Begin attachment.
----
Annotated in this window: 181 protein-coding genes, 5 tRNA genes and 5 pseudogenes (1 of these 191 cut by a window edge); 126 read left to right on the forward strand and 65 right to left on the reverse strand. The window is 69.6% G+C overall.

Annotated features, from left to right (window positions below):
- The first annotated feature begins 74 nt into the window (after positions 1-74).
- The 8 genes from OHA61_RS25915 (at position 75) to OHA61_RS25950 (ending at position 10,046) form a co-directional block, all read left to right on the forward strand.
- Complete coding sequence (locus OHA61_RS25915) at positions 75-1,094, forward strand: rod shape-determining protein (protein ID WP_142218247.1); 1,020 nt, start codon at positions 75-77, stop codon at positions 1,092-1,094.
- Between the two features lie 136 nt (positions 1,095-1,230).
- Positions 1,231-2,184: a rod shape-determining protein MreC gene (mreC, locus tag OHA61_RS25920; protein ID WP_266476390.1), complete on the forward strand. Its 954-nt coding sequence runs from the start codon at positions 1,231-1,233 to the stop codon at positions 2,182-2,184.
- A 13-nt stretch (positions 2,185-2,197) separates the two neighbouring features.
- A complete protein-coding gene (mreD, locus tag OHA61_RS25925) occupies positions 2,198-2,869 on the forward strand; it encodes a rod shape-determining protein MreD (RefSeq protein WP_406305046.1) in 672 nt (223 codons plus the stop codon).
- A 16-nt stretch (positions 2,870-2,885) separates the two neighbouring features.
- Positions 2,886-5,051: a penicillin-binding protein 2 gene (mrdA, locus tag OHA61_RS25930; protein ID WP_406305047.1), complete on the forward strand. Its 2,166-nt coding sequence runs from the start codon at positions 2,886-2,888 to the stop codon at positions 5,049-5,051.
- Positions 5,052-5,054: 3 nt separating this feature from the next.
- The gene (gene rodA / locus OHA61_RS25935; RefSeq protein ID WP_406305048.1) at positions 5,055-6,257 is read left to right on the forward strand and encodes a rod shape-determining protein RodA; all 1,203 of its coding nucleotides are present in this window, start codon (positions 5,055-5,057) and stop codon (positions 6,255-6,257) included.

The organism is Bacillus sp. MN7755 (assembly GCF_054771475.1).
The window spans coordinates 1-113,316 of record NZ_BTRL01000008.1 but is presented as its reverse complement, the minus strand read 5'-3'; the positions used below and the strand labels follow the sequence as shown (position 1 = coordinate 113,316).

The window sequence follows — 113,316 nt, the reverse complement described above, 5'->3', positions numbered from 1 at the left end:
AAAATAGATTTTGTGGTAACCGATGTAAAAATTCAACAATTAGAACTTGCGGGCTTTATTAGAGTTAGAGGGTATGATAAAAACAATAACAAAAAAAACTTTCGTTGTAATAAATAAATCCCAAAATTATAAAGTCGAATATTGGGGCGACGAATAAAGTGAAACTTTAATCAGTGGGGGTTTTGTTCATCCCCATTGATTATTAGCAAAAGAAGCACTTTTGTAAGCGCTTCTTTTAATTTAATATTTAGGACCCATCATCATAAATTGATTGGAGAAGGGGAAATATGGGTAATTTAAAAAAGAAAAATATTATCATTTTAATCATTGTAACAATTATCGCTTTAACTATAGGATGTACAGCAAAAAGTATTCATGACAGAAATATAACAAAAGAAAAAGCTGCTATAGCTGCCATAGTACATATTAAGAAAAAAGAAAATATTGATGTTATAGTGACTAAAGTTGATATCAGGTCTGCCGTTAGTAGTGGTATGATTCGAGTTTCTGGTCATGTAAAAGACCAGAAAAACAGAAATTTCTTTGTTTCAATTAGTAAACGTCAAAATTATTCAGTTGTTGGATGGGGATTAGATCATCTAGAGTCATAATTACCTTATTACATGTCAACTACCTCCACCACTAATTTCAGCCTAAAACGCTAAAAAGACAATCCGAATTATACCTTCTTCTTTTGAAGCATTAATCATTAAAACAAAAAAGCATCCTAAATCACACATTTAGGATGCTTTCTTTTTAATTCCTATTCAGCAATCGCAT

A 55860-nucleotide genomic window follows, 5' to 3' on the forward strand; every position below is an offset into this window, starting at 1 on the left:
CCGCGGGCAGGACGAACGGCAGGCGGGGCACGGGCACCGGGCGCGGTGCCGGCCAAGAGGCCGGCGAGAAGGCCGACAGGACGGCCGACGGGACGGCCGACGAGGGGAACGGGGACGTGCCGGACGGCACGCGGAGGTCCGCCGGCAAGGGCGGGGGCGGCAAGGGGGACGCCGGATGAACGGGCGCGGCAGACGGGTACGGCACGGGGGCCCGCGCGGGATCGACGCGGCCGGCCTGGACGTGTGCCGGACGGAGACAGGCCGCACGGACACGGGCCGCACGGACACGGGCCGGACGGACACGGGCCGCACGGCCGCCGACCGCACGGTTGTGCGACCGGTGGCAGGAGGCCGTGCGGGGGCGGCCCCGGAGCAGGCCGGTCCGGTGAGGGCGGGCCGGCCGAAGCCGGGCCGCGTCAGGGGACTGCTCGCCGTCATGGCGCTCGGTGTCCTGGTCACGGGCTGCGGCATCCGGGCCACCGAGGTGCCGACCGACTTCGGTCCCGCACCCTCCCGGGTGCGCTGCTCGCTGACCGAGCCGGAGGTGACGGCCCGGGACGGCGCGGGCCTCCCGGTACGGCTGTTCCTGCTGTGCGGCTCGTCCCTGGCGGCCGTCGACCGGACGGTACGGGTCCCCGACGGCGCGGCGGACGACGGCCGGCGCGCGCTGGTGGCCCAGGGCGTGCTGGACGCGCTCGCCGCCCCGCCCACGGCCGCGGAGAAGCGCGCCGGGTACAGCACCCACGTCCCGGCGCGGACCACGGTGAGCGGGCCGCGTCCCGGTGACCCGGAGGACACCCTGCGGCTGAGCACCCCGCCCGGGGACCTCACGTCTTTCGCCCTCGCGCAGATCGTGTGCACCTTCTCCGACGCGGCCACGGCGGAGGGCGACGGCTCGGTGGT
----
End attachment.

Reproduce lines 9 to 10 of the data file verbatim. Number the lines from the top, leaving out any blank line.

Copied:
- A complete protein-coding gene (mreD, locus tag OHA61_RS25925) occupies positions 2,198-2,869 on the forward strand; it encodes a rod shape-determining protein MreD (RefSeq protein WP_406305046.1) in 672 nt (223 codons plus the stop codon).
- A 16-nt stretch (positions 2,870-2,885) separates the two neighbouring features.